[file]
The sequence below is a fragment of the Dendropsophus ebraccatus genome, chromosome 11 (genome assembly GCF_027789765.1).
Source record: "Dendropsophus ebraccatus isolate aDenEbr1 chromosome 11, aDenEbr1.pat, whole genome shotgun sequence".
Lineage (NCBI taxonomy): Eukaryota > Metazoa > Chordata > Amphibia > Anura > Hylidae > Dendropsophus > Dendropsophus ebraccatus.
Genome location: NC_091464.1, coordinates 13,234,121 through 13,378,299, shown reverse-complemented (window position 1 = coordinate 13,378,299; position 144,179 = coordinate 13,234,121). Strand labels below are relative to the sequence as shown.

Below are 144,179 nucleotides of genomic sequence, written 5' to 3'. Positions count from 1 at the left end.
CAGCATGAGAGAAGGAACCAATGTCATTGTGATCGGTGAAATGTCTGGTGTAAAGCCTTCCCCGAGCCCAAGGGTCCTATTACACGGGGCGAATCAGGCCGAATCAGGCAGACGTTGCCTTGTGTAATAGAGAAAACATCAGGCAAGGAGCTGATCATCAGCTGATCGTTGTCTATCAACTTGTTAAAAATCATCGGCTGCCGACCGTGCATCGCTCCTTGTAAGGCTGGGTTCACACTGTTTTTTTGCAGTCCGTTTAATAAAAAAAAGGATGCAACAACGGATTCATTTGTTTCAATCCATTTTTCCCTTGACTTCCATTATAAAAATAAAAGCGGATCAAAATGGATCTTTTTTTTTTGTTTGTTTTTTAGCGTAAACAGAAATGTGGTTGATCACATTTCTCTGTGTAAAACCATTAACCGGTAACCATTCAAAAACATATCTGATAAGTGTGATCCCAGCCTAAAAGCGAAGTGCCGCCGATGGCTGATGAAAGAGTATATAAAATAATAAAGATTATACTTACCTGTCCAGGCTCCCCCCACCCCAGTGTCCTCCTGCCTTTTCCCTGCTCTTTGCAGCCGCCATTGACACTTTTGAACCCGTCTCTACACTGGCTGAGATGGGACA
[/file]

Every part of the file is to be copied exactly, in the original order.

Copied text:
The sequence below is a fragment of the Dendropsophus ebraccatus genome, chromosome 11 (genome assembly GCF_027789765.1).
Source record: "Dendropsophus ebraccatus isolate aDenEbr1 chromosome 11, aDenEbr1.pat, whole genome shotgun sequence".
Lineage (NCBI taxonomy): Eukaryota > Metazoa > Chordata > Amphibia > Anura > Hylidae > Dendropsophus > Dendropsophus ebraccatus.
Genome location: NC_091464.1, coordinates 13,234,121 through 13,378,299, shown reverse-complemented (window position 1 = coordinate 13,378,299; position 144,179 = coordinate 13,234,121). Strand labels below are relative to the sequence as shown.

Below are 144,179 nucleotides of genomic sequence, written 5' to 3'. Positions count from 1 at the left end.
CAGCATGAGAGAAGGAACCAATGTCATTGTGATCGGTGAAATGTCTGGTGTAAAGCCTTCCCCGAGCCCAAGGGTCCTATTACACGGGGCGAATCAGGCCGAATCAGGCAGACGTTGCCTTGTGTAATAGAGAAAACATCAGGCAAGGAGCTGATCATCAGCTGATCGTTGTCTATCAACTTGTTAAAAATCATCGGCTGCCGACCGTGCATCGCTCCTTGTAAGGCTGGGTTCACACTGTTTTTTTGCAGTCCGTTTAATAAAAAAAAGGATGCAACAACGGATTCATTTGTTTCAATCCATTTTTCCCTTGACTTCCATTATAAAAATAAAAGCGGATCAAAATGGATCTTTTTTTTTTGTTTGTTTTTTAGCGTAAACAGAAATGTGGTTGATCACATTTCTCTGTGTAAAACCATTAACCGGTAACCATTCAAAAACATATCTGATAAGTGTGATCCCAGCCTAAAAGCGAAGTGCCGCCGATGGCTGATGAAAGAGTATATAAAATAATAAAGATTATACTTACCTGTCCAGGCTCCCCCCACCCCAGTGTCCTCCTGCCTTTTCCCTGCTCTTTGCAGCCGCCATTGACACTTTTGAACCCGTCTCTACACTGGCTGAGATGGGACA